As mentioned in my first blog post, the first workshop was created and based around the movement components that I felt solidified a well-executed Mocap performance. In-Character was structured with the same objective where the workshop consisted of areas that I felt demonstrated a strong and embodied understanding of performance supported by clear knowledge of how it is read and transmitted through the technology. One of the areas explored had a significant focus on the breaking down and close analysis of physical components that would stem from, for instance, an emotion, a physical state or a neutral walk. This particular method was the starting point of the final product and worked backwards, discovering and identifying the working mechanisms of the performing body. This would allow the participant to knowingly highlight certain aspects of their physical work and adapt them accordingly to effect distinct changes to their performances. An example of this was evident in an exercise that explored stance, body shape and positioning. The participants were given a number of adjectives that described an emotion or type of personality and were asked to explore different physicalities drawing attention to their body outline, making an impression in the space and the silhouettes created (as seen in Image A). As they began working in pairs, they were then able to find positions that felt accurate and could then discuss how it looked and why the physical choices were made (as seen in Image B). Through the discussions and exploration, the participants could distinguish what specific physical components could define a type of character. They were also challenged to consider the data being captured from their physicalities, restrictions that may arise from a Mocap suit with protrusive reflective markers and then see how the choices made could be adapted but still have the same effect.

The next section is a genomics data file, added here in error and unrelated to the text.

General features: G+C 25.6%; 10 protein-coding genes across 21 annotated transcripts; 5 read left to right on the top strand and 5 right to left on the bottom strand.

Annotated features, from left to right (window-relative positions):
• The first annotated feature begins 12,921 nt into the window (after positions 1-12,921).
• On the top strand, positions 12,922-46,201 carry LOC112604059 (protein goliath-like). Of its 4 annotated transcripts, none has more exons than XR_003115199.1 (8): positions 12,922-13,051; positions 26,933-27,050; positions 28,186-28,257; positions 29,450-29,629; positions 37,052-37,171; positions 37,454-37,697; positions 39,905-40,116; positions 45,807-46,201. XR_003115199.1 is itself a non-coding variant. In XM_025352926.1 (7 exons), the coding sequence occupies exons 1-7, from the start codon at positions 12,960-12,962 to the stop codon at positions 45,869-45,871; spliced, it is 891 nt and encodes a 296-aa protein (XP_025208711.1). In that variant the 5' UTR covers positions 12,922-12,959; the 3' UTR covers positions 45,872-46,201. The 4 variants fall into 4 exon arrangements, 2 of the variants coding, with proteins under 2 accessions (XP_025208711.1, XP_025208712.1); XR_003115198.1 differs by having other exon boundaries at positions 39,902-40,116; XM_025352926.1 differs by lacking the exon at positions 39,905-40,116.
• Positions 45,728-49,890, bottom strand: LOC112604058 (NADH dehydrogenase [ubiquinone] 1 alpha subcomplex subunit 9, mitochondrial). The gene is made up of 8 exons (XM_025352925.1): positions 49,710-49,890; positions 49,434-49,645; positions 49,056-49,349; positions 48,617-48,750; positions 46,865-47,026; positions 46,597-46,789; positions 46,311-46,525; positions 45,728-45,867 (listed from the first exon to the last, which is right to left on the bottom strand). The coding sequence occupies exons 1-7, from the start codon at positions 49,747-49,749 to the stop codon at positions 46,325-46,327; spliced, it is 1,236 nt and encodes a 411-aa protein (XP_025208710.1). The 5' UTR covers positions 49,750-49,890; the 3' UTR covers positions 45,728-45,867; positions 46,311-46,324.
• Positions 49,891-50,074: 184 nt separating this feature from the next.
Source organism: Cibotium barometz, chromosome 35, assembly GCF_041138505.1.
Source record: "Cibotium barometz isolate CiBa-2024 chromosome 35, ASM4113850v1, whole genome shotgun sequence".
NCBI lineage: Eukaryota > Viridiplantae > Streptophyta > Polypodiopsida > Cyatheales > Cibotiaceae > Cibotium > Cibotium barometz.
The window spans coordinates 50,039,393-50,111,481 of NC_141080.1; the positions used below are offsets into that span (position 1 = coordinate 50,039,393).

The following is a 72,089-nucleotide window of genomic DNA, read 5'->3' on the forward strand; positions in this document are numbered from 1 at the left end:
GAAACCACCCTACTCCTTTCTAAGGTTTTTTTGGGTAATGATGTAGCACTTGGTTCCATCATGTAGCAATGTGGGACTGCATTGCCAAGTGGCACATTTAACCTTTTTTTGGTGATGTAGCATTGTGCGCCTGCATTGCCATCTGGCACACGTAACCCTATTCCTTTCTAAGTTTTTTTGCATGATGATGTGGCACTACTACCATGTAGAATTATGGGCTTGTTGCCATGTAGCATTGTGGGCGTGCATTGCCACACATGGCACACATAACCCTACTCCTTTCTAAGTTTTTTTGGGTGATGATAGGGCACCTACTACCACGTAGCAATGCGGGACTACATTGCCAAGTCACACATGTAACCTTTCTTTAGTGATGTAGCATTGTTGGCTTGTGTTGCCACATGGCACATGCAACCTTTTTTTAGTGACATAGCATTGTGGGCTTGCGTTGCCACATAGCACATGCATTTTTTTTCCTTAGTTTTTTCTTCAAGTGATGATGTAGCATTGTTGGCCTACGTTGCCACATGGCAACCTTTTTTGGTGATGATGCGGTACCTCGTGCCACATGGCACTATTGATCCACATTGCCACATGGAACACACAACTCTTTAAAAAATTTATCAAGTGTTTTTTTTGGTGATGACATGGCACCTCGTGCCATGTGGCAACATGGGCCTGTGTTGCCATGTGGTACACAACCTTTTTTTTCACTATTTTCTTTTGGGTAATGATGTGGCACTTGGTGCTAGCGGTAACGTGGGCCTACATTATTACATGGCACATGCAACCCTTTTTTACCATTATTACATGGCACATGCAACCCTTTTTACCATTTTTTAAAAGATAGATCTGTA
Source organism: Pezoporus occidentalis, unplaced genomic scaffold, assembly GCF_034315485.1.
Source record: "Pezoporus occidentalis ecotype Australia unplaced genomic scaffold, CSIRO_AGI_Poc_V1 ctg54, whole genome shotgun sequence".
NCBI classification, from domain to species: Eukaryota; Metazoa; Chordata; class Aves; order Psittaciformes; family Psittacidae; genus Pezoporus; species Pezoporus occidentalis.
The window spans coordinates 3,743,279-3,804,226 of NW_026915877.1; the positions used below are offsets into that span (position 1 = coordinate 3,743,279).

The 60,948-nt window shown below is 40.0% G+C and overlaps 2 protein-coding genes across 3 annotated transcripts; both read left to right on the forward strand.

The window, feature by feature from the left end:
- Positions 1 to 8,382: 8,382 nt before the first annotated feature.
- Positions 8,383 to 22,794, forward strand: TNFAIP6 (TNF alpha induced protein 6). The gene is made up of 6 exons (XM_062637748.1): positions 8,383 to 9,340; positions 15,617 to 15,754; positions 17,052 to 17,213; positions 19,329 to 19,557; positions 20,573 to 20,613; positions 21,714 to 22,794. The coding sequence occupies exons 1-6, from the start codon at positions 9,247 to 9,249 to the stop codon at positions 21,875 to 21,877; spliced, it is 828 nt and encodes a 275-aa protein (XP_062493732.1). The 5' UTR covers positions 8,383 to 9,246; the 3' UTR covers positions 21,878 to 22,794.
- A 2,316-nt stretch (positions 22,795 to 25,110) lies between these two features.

Image A